Spirituals are described as religious music from African Americans during slavery, being the earliest form of religious music of them. It was the expression of Christian faith during involuntary servitude.  Its defining structures were call-response, hand clapping and body movement. Hymns were bars of rhyming couplets, somewhat based on the Bible. Spirituals conveyed their desire to be free.

During the Great Awakening of 1740, many slaves converted to Christianity and became their own church families. If they were not being supervised by white people, then it was against the law. Slaves developed invisible churches, where they secretly worshipped without supervision.

Many elements of Negro spirituals are similar to contemporary African American worship music, such as communal singing, prayer, and testimonies. Their prayers ranged from regular speech to singing. Their singing was accompanied by shouting, hand clapping and body movements, and religious dances. They emphasized verbal affirmations and communal participation. In ecstatic worship, they expressed themselves in altered forms. Sometimes the Holy Spirit moved them to yell, cry, collapse, run around, and dance.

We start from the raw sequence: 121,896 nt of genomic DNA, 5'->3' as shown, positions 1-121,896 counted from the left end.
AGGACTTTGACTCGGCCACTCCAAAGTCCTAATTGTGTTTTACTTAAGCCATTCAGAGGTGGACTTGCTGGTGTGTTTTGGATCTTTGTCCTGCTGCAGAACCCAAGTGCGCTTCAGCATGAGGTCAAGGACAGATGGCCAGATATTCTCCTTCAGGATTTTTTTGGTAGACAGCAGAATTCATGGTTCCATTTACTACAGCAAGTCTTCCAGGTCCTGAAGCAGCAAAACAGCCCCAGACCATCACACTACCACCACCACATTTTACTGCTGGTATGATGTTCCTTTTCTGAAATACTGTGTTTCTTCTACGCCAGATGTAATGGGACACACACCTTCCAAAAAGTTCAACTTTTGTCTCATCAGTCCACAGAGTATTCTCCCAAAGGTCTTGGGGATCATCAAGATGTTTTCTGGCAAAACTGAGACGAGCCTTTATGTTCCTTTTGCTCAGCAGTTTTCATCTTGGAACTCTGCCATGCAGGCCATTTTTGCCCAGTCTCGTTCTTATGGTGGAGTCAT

Folk spirituals, a product of the antebellum South, were the earliest form of a cappella religious music of African Americans. They were characterized by call-response and leader-chorus. It was also accompanied by hand claps and foot stomps, especially because the use of loud instruments, like the drums, was banned by law. McIntosh Shouters used broomsticks and struck them against hardwood floors as a substitution for drums. The first published collection of spirituals was the Slave Songs of the United States of 1867.

Ring shout, also called “the shout” or “running spirchil”, was a form of folk spiritual music. It included elements like antiphonal singing, hand clapping, and a religious dance described as shuffling in a counterclockwise circle. It was known for repetition, varying tempos, and sliding notes. It is similar to the Sea Islands in the 1960s. It was known to exist in southern states such as the Carolinas, Virginia, Georgia, Louisiana, and Texas, and was exclusive to Black Baptists and Methodists.